Eye For Film >> Movies >> Who's Watching Oliver? (2017) Film Review
Who's Watching Oliver?
Reviewed by: Jennie Kermode
In the Eighties it would have been written off as a video nasty; now it's dismissed by some critics as torture porn. Both descriptions fit, in their way, but it's sad that any critic should believe this invalidates Who's Watching Oliver? as a piece of art. In fact, there's a long tradition of outsider film art using these conventions as a deliberate means of discomfiting audiences and forcing them into a critical relationship with what they're viewing. Yes, a lot of lazy or poorly skilled filmmakers resort to gruesome horror just to create sensation, but this is one of the exceptions.
The titular Oliver (Russell Geoffrey Banks) is an awkward young man who lives a life of dull, almost obsessive routine in his dark and unwelcoming flat, shunning even the cat who is trying to adopt him. His life is dominated entirely by his mother (Margaret Roche), who appears on his computer every night to demand that he engage in sexual acts he's increasingly uncomfortable with, or to demand that he go out and find young women to rape and murder for her pleasure. Awkward, slack-jawed, taking his medication when she tells him to (it's unclear whether he's actually ill or this is another form of control), he seems desperately unhappy with the whole situation, coping by trying to distance himself from his feelings. Until, on one of his daily excursions to the local park, he's approached by the beautiful Sophia (Sara Malakul Lane), whose interest in him makes him suspicious (and may well make viewers worry for her) but whose sweetness gradually persuades him that he might have the hope of a better life.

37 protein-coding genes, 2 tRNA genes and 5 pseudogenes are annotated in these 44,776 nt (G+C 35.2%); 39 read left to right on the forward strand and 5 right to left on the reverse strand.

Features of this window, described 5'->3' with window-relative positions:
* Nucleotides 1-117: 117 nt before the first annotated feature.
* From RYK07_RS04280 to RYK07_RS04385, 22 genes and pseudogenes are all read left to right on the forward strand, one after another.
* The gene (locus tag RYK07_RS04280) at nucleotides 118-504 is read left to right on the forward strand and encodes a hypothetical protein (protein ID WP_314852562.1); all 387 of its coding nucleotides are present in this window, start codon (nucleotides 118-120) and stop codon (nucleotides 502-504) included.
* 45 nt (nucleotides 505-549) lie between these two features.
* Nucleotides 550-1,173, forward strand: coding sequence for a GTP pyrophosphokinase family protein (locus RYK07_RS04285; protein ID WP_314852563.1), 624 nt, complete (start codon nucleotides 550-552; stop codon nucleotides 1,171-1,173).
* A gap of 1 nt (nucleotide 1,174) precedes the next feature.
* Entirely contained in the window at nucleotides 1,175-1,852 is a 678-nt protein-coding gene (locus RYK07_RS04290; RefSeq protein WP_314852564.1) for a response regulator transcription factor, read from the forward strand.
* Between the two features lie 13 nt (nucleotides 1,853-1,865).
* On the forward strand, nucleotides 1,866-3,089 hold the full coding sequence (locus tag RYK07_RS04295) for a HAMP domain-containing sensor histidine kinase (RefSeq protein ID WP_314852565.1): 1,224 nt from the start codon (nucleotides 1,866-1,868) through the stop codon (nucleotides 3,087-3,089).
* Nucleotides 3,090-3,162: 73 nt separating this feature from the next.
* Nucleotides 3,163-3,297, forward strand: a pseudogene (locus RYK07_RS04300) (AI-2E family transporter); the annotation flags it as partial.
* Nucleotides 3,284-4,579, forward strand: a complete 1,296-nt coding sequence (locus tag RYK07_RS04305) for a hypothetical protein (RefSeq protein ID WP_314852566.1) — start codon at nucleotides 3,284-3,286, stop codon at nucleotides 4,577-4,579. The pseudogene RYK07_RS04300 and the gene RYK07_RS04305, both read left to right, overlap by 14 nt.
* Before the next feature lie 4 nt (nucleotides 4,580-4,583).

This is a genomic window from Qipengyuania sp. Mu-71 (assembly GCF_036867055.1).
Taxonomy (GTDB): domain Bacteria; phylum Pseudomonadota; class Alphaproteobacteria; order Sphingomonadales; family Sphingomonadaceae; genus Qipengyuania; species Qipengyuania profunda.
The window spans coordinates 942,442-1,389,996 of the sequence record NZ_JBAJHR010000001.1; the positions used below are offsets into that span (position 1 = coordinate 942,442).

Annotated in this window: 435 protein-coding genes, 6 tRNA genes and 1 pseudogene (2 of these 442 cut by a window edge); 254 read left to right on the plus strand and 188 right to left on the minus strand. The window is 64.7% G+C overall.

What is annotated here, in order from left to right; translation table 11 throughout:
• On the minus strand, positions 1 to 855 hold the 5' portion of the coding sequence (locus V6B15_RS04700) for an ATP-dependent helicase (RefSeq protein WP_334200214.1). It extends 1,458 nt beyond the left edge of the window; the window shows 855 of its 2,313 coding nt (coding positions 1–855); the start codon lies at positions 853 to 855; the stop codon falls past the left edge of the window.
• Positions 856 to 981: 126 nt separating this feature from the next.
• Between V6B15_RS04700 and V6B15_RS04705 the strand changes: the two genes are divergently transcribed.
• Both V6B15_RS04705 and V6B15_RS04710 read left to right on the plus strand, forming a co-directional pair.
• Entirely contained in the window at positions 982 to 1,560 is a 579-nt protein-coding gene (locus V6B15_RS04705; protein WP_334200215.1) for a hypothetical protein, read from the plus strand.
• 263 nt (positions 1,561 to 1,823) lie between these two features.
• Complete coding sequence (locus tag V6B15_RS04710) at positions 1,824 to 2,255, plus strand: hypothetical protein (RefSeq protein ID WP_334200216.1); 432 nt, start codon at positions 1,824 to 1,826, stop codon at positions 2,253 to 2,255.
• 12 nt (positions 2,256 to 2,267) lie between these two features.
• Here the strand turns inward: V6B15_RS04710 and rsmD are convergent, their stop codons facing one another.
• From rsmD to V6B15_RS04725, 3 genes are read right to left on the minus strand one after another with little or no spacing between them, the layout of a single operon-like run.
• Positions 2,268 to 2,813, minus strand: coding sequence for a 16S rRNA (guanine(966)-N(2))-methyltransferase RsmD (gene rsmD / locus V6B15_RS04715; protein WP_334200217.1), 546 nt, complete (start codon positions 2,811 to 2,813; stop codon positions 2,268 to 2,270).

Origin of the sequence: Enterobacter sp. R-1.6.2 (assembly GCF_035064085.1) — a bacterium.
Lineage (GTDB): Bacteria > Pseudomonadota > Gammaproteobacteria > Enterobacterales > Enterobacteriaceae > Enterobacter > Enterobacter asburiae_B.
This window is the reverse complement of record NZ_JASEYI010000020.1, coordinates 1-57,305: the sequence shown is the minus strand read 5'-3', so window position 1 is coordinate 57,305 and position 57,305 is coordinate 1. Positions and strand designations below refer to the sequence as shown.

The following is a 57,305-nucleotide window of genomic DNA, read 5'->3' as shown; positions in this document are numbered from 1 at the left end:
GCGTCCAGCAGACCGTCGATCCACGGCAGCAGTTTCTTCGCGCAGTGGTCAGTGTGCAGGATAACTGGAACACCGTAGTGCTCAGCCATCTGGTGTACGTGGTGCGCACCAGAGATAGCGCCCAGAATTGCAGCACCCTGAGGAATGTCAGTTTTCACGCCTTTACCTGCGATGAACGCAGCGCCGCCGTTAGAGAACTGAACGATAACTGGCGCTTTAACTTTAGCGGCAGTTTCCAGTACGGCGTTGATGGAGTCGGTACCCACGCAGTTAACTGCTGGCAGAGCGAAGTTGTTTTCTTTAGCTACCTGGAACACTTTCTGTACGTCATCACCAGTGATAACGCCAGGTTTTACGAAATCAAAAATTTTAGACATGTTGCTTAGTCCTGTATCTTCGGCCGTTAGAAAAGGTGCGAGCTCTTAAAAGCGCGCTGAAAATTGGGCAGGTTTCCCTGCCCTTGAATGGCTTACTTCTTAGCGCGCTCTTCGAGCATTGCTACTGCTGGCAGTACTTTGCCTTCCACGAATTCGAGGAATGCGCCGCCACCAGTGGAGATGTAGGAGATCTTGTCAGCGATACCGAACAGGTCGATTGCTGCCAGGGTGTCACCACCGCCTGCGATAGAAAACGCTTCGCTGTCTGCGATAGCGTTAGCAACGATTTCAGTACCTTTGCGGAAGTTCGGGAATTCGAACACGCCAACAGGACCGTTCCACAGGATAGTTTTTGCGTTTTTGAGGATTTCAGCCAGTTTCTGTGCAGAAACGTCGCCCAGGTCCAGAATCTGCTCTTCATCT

Can we - should we - sympathise with Oliver? Director Richie Moore balances the film very carefully. The fact he doesn't flinch from the barbarity of the rapes and murders forces us to confront the whole - really, Oliver isn't in a very different situation from Psycho's Norman Bates, but it's harder to separate the sweet, vulnerable side of him from the rest. Had Moore trodden more cautiously around his depictions of female suffering - been less 'exploitative' - it would have been much easier for viewers to pretend they didn't matter. Instead, in order to connect with this character, we have to confront the way that he too is being abused - and has been since childhood - and ask to what extent we expect somebody in this situation to control his own life. His budding romance is appealing pretty much no matter what we think of him if it might bring the violence to an end. Yet Sophia's mysterious behaviour leaves us wondering if she has an agenda of her own.
At the centre of all this is Roche's performance, which has echoes of Diane Ladd's crazed Marietta in Wild At Heart but turns the volume way, way up. There's a comedy element to it which, again, is used to discomfiting effect, and its very absurdity highlights the warped effect it has on Oliver's perception of reality. All he really needs to do to escape is close the computer, but he's so overwhelmed by his mother's force of personality that he's terrified of disappointing her. In one scene he arrives home late to hear the computer beeping at him, and that small electronic noise has never sounded so angry. Banks captures the anguish of somebody who has been through this kind of psychological conditioning process perfectly. It may or may not excuse him, but at the very least it invites us to feel angry on his behalf.
Overall, it's the quietness of Banks' performance that makes the film work. The huge implications of the way he lives conceal a shy man who, in a different life, might easily have ended up as a downtrodden accountant or admin assistant. He seems to be trying to take up as little space as he can. In the small rooms of the apartment, Moore keeps the camera low so that his body looms large. Outside, on the bus or in the park, he's the sort of man whom nobody would notice, or whom they'd dismiss as a bit of a joke. Moore make bus rides feel like fairground rides, careening through unfamiliar territory. In these brief, sunny hours, Oliver enjoys a sort of freedom, but for his compulsion to go back.
There's a distinctive visual style to the film that shows confidence rare in a newcomer. Moore is a man with ideas that go far beyond the simple telling of the story, and this marks him out as a talent to watch. Who's Watching Oliver? is a film that will stick in your mind long after you've watched it, and if you're willing to acknowledge the purpose of the violence or look beyond it, you'll find it an intriguing piece of work.Reviewed on: 04 Jul 2018